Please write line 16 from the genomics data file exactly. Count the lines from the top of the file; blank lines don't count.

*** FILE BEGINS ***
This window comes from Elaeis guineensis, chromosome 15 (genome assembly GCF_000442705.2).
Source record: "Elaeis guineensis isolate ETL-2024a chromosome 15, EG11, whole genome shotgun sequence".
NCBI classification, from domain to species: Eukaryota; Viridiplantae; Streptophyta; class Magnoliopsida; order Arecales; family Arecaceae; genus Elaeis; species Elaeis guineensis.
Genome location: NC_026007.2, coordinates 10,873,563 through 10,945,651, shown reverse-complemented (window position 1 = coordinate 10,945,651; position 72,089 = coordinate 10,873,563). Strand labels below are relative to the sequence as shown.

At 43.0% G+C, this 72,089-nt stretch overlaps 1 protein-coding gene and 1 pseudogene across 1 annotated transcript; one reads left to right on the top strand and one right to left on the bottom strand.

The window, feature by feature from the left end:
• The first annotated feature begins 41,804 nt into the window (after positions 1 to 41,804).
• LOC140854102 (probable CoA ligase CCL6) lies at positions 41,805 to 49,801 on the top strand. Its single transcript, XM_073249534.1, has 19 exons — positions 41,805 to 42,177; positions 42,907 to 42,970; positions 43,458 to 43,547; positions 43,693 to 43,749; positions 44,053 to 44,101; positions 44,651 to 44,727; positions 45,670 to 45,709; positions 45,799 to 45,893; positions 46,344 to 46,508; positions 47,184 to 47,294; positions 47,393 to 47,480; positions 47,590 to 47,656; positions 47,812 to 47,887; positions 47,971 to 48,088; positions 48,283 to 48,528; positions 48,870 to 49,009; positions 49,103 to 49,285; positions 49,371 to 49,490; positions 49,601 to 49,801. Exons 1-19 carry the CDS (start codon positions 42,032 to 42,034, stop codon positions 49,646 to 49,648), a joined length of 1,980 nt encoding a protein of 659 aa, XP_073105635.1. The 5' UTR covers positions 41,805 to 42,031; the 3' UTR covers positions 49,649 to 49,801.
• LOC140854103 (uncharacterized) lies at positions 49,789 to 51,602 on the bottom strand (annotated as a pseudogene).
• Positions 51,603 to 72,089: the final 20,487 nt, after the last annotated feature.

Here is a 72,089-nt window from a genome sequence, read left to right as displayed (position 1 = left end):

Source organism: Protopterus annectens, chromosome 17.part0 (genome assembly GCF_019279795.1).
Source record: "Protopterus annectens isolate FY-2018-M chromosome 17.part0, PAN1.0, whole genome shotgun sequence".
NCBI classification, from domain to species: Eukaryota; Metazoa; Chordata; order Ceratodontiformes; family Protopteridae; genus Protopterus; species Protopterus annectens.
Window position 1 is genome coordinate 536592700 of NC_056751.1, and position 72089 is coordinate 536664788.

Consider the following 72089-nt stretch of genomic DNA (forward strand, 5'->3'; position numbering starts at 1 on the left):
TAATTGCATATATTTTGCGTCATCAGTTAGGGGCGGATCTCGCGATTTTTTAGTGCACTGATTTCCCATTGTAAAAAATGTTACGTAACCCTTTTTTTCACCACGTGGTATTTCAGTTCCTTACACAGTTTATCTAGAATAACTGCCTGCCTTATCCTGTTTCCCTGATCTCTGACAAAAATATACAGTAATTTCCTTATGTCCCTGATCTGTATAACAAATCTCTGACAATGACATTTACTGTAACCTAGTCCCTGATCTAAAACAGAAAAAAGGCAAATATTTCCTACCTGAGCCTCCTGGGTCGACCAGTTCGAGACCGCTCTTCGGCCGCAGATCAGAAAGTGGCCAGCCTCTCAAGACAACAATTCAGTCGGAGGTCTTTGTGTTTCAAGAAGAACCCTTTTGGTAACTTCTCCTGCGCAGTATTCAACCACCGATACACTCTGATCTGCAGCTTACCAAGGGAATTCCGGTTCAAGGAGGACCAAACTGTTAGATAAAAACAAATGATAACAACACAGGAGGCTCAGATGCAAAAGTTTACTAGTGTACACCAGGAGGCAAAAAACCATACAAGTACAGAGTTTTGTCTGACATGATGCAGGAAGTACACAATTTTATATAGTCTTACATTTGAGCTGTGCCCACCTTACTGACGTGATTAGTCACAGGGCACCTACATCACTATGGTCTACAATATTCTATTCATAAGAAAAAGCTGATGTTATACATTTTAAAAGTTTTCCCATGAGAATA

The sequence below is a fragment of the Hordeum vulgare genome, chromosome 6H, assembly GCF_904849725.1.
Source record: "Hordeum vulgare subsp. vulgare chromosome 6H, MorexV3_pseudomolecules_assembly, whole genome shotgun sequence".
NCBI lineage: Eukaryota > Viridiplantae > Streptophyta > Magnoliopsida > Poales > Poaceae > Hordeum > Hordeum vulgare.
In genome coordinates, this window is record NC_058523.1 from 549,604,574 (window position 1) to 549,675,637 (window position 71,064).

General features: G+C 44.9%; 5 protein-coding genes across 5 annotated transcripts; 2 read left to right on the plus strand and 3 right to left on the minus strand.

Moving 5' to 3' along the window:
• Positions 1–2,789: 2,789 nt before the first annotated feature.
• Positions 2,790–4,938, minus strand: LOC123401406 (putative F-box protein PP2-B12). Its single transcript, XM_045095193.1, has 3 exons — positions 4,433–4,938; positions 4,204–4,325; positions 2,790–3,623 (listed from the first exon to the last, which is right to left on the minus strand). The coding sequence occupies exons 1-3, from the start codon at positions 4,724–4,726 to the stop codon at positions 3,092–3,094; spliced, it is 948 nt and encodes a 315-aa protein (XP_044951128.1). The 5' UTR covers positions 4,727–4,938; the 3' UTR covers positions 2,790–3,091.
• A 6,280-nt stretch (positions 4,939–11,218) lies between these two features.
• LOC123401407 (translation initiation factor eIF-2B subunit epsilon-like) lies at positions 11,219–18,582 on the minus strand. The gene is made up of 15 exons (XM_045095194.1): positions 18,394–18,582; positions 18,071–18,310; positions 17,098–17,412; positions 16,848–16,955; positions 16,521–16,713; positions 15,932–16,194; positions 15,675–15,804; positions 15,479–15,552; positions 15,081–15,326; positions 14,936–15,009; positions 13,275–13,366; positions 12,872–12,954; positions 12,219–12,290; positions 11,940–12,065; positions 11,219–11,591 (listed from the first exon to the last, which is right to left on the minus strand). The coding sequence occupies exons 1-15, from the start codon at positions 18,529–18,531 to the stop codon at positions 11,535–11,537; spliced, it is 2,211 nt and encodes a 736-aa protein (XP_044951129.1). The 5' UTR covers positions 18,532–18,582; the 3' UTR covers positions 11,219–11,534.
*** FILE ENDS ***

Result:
Consider the following 72089-nt stretch of genomic DNA (forward strand, 5'->3'; position numbering starts at 1 on the left):